Within the hundreds of cell types studied, ENCODE is helping scientists understand “why your liver cell is different from your kidney cell,” Birney says; the secrets will be found in the switches that turn genes on and off. “It’s really a first view of that complexity that generates a human being.” 

Skipper says it was “striking” to find that they were able to assign a “biochemical function” to 80 percent of the genome: striking, because “not such a long time ago, we still considered that a vast proportion of the human genome was simply junk.” Birney comments, “It’s very hard to get over the density of information” in the genome. They found places that are “much more complex” than expected, and loci thought to be completely silent are actually “teeming with life, teeming with things going on; we still really don’t understand that.” Another surprise is that portions corresponding with disease are being found in non-coding parts of the genome.

“This encyclopedia is a living resource. It has a beginning but really no end. It will continue to be improved, and grown, as time goes on.”

MIT’s news release is titled, “Bringing RNA into genomics.” It describes the new technologies MIT used to identify candidate RNA transcripts and then determine their functions. And “function” is the key word in their work:

These RNA sequences do not get translated into proteins, but act in a variety of ways to control how much protein is made from protein-coding genes. The research team, which includes scientists from MIT and several other institutions, made use of RNA-binding proteins to help them locate and assign possible functions to tens of thousands of sequences of the genome.

The National Institutes of Health (NIH) describes the search for genetic “switches” that turn genes on and off in different cell types and in various stages of development. This is being determined for the mouse genome as well as the human genome. 

“A key challenge in ENCODE is that different genes and functional regions are active in different cell types,”said Elise Feingold, Ph.D., scientific advisor for strategic implementation in the Division of Genome Sciences at NHGRI and a lead on ENCODE for the institute. “This means that we need to test a large and diverse number of biological samples to work towards a catalog of candidate functional elements in the genome.”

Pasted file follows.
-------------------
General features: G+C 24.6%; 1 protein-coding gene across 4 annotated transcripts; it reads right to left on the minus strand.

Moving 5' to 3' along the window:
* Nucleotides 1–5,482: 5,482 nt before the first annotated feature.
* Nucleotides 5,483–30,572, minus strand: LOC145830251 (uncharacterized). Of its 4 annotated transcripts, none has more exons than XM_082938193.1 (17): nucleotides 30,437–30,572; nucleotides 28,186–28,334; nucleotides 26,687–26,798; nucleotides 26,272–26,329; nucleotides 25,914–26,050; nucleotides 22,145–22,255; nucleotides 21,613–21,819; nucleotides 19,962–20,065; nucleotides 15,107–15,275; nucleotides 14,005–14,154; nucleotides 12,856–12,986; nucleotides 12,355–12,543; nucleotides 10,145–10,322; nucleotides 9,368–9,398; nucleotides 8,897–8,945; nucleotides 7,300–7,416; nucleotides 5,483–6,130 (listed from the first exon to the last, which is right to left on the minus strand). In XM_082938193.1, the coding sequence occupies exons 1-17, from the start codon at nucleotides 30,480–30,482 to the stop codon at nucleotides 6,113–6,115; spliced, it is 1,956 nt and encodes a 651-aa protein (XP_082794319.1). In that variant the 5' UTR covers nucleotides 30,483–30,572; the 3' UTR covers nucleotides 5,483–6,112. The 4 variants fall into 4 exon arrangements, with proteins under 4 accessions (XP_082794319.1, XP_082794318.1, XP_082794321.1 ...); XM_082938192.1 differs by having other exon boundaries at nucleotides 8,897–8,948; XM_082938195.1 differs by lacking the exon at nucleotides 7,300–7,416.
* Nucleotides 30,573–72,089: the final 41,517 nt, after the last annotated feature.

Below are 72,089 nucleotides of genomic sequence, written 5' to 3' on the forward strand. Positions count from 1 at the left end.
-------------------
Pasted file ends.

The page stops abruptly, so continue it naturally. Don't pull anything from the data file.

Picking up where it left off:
Significant progress has been made in characterizing protein-coding genes, which comprise less than 2% of the human genome. Researchers know much less about the remaining 98% of the genome, including how much and which parts of it perform other functions. ENCODE is helping to fill in this significant knowledge gap.

The human body is composed of trillions of cells, with thousands of types of cells. While all these cells share a common set of DNA instructions, the diverse cell types (e.g., heart, lung and brain) carry out distinct functions by using the information encoded in DNA differently. The DNA regions that act as switches to turn genes on or off, or tune the exact levels of gene activity, help drive the formation of distinct cell types in the body and govern their functioning in health and disease.

Nature’s own “News and Views” story, “Expanded ENCODE delivers invaluable genomic encyclopedia,” boasts that Phase III has generated “the most comprehensive catalogue yet” of the functional elements that regulate our genes.

In the current third phase of the project, the consortium moved from cell lines to cells taken directly from human and mouse tissues, providing a more biologically relevant encyclopedia. They also introduced assays to investigate the broader aspects of functional elements — for example, to characterize the elements embedded in RNAs or to analyse chromatin looping, which brings separate CREs into close proximity to enable gene regulation.

There are eight technical papers in the special issue of Nature, all open access. Start with “Expanded encyclopaedias of DNA elements in the human and mouse genomes” for the details, scan through the other papers, and marvel at the exciting discoveries from Phase III. Or you can read “ENCODE explained” for an overview with illustrations. It’s all part of the ENCODE Collection going back to 2012. 


What is next for ENCODE? The “Perspectives on ENCODE” article cited earlier explains why much more research is still needed to understand the vast volume of functional information in our DNA:

It is now apparent that elements that govern transcription, chromatin organization, splicing, and other key aspects of genome control and function are densely encoded in the human genome; however, despite the discovery of many new elements, the annotation of elements that are highly selective for particular cell types or states is lagging behind….

Thus, as part of ENCODE 4, considerable effort is being devoted to expanding the cell types and tissuesanalysed … as well as mapping the binding regions for many more transcription factors and RNA-binding proteins.

Further research may even find new functions for repetitive sequences, or for “silent” sequences that only get switched on under unique circumstances, or in particular cell types, or during certain stages of development. In short: the search is on for function in the junk!